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VICE Eats with John Besh

Chef John Besh went fishing on New Orleans's Lake Pontchartrain with local angling legend “Deadly” Dudley Vandeborre and chef Brian Landry. The trio then cooked up their findings back at La Provence.

New Orleans chef John Besh is the renaissance man of Louisiana. Beyond his impressive list of restaurant’s that includes August, Domenica, La Provence, Borgne, Besh Steak, American Sector, Soda Shop, and Luke, chef Besh manages to find the time to be an award-winning cookbook author, philanthropist, and television personality. He’s also a former Marine—maybe that’s why he’s such a resourceful dude.


On this episode of VICE Eats, chef Besh heads out to Lake Pontchartrain just outside New Orleans city limits to catch some seafood with local fishing legend, “Deadly” Dudley Vandeborre, the fish whisperer of Louisiana, and Brian Landry, co-owner and chef at Borgne. After we hung up our fishing poles, we headed back to La Provence to cook up our catch, where we learned about the former Marine’s favorite childhood dish, trout amandine, a signature Southern recipe that gives off a perfumed scent of fresh almonds. During his time in the Marines, he learned that this same scent is the first sign that you’re under chemical attack.

Photo of John with the fish by Denny Culbert.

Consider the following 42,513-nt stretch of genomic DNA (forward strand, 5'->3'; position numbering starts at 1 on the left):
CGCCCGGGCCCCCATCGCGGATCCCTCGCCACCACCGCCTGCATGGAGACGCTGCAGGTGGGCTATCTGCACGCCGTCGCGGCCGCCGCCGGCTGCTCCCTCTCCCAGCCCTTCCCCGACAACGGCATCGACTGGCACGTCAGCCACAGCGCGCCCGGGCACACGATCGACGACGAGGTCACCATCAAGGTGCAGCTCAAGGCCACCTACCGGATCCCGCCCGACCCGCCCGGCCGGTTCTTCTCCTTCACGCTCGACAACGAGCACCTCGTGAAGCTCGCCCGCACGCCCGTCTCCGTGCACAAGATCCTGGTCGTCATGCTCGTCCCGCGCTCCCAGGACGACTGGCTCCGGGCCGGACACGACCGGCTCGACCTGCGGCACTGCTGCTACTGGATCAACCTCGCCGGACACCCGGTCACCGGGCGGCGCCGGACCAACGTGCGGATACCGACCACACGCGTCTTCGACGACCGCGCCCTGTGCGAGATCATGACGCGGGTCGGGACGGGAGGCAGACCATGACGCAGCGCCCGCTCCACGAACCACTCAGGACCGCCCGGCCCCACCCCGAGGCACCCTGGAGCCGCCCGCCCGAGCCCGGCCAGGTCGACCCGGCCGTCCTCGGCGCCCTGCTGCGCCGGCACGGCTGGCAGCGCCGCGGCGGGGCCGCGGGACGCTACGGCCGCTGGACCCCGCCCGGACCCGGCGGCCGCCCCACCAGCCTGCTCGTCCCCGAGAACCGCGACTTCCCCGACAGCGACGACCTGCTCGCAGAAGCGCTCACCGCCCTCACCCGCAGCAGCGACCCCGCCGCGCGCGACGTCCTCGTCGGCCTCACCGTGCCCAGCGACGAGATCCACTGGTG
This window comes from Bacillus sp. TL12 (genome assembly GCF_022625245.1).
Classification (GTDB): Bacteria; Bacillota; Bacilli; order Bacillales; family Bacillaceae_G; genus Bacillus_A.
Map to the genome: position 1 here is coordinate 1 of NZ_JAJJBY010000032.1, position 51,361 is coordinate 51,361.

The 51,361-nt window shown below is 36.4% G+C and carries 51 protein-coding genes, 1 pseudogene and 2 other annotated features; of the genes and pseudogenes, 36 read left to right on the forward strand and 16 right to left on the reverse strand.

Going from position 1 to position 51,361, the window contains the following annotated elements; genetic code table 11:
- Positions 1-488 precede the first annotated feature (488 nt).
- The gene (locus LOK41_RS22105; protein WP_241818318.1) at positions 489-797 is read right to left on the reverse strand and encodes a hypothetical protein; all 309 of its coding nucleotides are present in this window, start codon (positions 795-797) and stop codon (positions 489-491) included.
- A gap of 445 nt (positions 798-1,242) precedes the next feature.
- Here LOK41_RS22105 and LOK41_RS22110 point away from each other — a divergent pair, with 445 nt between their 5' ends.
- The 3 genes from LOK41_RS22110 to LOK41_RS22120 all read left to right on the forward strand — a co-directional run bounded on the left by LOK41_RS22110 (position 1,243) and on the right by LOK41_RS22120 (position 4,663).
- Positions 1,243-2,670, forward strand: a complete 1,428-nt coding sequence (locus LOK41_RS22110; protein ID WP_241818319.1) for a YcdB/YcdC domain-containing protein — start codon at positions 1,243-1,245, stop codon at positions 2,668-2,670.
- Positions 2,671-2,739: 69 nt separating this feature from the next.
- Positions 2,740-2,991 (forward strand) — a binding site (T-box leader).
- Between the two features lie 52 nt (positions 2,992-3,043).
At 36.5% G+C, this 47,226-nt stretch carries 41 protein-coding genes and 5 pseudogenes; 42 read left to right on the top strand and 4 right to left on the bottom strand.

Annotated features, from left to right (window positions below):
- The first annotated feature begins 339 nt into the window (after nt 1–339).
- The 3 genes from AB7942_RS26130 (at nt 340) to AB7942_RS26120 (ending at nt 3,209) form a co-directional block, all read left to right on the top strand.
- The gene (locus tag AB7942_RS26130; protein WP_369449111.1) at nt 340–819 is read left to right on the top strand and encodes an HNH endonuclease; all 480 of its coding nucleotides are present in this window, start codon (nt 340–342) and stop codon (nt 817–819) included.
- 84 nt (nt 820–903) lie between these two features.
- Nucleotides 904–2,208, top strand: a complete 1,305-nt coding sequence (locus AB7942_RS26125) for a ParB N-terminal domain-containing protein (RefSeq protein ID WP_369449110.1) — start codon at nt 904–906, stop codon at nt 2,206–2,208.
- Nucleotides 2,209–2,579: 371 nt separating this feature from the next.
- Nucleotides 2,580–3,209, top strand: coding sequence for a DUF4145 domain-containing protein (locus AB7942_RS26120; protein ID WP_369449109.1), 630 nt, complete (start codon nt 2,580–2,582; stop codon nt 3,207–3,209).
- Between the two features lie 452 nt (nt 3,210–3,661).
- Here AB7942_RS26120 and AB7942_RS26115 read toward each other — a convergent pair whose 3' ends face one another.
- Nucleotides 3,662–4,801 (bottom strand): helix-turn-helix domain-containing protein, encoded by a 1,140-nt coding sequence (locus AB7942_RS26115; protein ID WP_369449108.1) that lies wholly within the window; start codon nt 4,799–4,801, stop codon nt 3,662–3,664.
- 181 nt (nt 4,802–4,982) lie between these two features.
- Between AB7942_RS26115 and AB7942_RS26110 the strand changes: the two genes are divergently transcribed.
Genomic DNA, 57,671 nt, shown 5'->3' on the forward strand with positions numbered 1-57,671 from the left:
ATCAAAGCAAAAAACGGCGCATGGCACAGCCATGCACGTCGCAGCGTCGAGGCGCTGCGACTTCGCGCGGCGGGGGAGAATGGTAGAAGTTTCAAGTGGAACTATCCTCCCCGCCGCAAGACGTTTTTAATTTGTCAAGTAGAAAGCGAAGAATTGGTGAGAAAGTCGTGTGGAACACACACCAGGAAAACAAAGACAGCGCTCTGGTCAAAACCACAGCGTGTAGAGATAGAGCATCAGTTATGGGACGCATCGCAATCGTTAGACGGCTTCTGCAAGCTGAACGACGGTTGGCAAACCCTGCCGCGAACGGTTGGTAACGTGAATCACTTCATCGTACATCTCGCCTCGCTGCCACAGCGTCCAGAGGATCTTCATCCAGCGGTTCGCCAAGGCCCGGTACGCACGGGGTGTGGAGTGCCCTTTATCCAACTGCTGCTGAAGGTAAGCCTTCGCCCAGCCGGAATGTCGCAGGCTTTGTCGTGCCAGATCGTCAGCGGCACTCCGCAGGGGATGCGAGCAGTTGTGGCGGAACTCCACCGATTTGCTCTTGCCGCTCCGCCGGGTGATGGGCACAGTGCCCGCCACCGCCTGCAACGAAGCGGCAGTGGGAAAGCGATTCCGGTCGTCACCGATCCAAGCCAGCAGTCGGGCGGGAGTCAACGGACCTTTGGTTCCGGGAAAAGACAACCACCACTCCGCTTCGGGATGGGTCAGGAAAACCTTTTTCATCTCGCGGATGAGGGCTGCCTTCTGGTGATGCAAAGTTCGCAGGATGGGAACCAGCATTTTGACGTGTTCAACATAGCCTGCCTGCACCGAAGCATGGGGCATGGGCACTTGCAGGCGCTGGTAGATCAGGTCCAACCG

Check out the recipe below. John Besh’s new cookbook, Cooking from the Heart, is available through Andrews McMeel Publishing.

Trout Amandine

By Chef John Besh

Serves 6

In traditional French cooking, a whole fish would be lightly dredged in flour and cooked in butter. In New Orleans, we prefer the skinless trout filet. Properly browning the butter makes all the difference. Don’t rush it; take your time swirling the butter in the pan so that the milk solids brown and give off the signature, nutty aroma that is heightened once you add the almonds. Add the lemon juice and serve while the sauce is still foamy.


1 cup milk

1 cup flour

1 tsp. basic Creole spices (recipe below)

6 5–7 ounce skinless speckled trout filets



Freshly ground black pepper

8 Tbs. butter

½ cup sliced almonds

Juice of 1 lemon

2 Tbs. minced fresh parsley


1. Put the milk into a wide dish. Put the flour and Creole Spices into another wide dish and stir to combine. Season the fish fi lets with salt and pepper, dip them into the milk, and dredge in the seasoned flour.

2. Melt 4 tablespoons of the butter in a large skillet over medium-high heat. Add the fi lets and cook on each side until golden brown, about 3 minutes per side. Transfer the fish to a serving platter.

3. Add the remaining 4 tablespoons butter to the same skillet over medium-high heat. Swirl the skillet over the heat so that the butter melts evenly and cook until the butter turns brownish, 5–7 minutes. Reduce the heat to medium-low, add the almonds, and cook, stirring gently, until the nuts are toasty brown, about 3 minutes. Add the lemon juice, parsley, and a dash of salt.

4. Spoon the browned butter and almonds over the fish and serve.

Basic Creole Spices

Makes ½ cup

Chefs Note

Using this spice blend is truly the easiest way to consistently achieve the flavors I grew up with. Once made, the spices will last for six months in an airtight container.

2 Tbs. celery salt

1 Tbs. sweet paprika

1 Tbs. coarse sea salt

1 Tbs. freshly ground black pepper

1 Tbs. garlic powder

1 Tbs. onion powder

2 tsp. cayenne pepper

½ tsp. ground allspice

Mix together the celery salt, paprika, salt, pepper, garlic powder, onion powder, cayenne, and allspice in a bowl. Transfer the spices to a clean container with a tight-fitting lid, cover, and store.